The good news: we’ve seen resilience and speed of adaptation. Virtually every area of our economy is moving to digital and quickly. And our infrastructure bore the weight of the change . . . ATT and Verizon, for example, saw volumes of traffic in excess of Mother’s Day (the largest calling day of the year) become the new normal and average broadband consumption per household rose 40% and is still rising. Existing services managed the new way we had to do business and communicate (Zoom), the new way we shop (Amazon, Shopify), the new way in which we buy things (using much less cash and more currency) but perhaps most important, our health and care, all rose to the occasion. Even overwhelmed hospitals still managed to function and deliver world-class care, although many came precariously close to the breaking point.

And perhaps most impressive, in barely a year, multiple effective vaccines were developed to eradicate a novel virus that we had not seen or understood how it was spread.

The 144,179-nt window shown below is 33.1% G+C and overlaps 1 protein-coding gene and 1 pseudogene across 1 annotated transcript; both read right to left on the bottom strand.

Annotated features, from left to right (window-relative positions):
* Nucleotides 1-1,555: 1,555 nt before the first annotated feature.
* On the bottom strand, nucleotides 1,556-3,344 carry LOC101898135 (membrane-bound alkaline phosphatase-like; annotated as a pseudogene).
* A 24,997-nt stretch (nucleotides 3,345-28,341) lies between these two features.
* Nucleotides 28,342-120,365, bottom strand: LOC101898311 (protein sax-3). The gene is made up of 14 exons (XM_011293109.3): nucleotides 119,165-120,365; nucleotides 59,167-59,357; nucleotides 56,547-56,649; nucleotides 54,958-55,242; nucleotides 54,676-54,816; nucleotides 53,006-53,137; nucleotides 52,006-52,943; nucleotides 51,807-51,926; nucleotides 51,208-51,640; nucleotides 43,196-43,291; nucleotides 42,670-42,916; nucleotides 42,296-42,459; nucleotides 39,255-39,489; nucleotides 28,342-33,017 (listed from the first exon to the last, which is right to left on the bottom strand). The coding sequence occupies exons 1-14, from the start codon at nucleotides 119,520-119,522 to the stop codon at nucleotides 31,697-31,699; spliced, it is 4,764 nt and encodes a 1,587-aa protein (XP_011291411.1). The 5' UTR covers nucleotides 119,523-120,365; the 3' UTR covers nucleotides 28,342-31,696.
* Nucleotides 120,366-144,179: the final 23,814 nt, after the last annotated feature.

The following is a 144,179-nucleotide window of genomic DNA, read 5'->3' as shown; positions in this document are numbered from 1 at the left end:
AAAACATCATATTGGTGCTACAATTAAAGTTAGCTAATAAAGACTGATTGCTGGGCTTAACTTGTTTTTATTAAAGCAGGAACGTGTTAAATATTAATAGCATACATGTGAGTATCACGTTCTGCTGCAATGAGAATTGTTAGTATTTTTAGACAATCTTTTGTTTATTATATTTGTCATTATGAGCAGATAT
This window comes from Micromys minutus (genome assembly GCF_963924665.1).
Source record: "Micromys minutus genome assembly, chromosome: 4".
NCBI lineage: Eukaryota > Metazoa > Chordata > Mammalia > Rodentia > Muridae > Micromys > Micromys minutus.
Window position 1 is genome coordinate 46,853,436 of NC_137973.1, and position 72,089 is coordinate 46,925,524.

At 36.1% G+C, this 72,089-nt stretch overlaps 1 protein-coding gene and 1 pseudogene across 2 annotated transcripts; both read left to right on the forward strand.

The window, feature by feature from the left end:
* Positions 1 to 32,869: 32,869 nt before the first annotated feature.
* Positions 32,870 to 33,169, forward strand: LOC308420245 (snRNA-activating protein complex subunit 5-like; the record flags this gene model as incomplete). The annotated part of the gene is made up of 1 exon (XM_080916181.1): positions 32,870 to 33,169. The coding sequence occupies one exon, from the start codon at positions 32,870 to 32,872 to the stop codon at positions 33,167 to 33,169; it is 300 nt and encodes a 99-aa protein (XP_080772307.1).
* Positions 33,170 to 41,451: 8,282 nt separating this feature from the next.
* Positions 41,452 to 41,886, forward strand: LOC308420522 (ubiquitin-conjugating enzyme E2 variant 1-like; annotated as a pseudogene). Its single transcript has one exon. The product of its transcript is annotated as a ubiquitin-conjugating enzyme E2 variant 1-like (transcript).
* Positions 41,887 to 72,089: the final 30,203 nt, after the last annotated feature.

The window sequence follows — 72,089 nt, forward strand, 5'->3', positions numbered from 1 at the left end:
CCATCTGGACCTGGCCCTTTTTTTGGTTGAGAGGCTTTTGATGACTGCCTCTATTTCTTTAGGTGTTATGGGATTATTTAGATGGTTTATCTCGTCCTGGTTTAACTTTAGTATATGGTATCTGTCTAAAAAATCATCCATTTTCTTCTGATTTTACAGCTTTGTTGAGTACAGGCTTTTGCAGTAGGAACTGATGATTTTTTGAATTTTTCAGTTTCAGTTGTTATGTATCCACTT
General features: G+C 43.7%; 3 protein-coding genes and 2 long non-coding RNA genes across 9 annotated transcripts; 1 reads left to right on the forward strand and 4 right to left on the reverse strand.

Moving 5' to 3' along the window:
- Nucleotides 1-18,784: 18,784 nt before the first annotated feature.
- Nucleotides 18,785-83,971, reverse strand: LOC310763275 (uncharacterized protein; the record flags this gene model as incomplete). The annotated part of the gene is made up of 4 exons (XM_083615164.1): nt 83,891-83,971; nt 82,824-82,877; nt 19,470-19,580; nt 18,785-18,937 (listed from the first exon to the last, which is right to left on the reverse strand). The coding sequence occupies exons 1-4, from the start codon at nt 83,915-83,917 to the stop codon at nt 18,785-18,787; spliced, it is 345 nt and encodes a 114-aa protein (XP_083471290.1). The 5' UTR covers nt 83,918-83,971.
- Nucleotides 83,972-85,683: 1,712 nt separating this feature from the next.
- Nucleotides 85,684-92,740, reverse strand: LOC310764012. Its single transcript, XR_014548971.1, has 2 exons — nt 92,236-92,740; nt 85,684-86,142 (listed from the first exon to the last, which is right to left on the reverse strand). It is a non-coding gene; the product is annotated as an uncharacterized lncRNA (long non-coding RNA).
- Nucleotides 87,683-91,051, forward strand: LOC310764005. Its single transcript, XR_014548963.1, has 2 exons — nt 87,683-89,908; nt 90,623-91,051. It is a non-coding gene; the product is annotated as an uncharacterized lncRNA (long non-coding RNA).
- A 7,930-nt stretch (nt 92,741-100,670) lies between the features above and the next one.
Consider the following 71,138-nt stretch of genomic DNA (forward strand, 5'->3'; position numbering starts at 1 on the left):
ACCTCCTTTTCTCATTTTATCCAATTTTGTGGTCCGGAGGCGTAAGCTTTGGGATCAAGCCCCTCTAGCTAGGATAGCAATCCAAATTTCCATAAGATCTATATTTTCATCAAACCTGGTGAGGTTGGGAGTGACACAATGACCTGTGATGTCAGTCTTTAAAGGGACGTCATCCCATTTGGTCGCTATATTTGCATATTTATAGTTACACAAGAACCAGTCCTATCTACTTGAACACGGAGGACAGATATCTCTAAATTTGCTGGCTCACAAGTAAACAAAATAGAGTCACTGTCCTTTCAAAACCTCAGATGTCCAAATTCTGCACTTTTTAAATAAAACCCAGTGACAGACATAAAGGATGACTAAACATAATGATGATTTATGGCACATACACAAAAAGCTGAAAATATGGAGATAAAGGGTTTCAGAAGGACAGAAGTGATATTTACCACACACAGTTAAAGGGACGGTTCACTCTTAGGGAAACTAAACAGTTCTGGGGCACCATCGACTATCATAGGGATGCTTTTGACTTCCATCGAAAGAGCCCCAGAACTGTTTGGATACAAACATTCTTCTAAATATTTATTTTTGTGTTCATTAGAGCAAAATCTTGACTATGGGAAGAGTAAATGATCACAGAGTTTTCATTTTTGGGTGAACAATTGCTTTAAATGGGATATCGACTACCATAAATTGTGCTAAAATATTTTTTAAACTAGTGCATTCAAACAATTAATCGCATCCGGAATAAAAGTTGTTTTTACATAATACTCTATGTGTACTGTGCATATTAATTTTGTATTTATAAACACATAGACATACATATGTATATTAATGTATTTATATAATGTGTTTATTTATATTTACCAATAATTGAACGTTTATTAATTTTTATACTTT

We also learned a second valuable lesson from the pandemic: that we are all one in health . . . we can’t be healthy if those who work with and for us are not . . . hence the term “essential workers,” informing a new understanding of community and population health. Again, who would have thought that a pandemic might actually bring us closer? We learned to appreciate each other. Some shared a quote with me . . . “This is not the year to get everything you want but rather to appreciate everything you have “ . . . and I would add, everyone.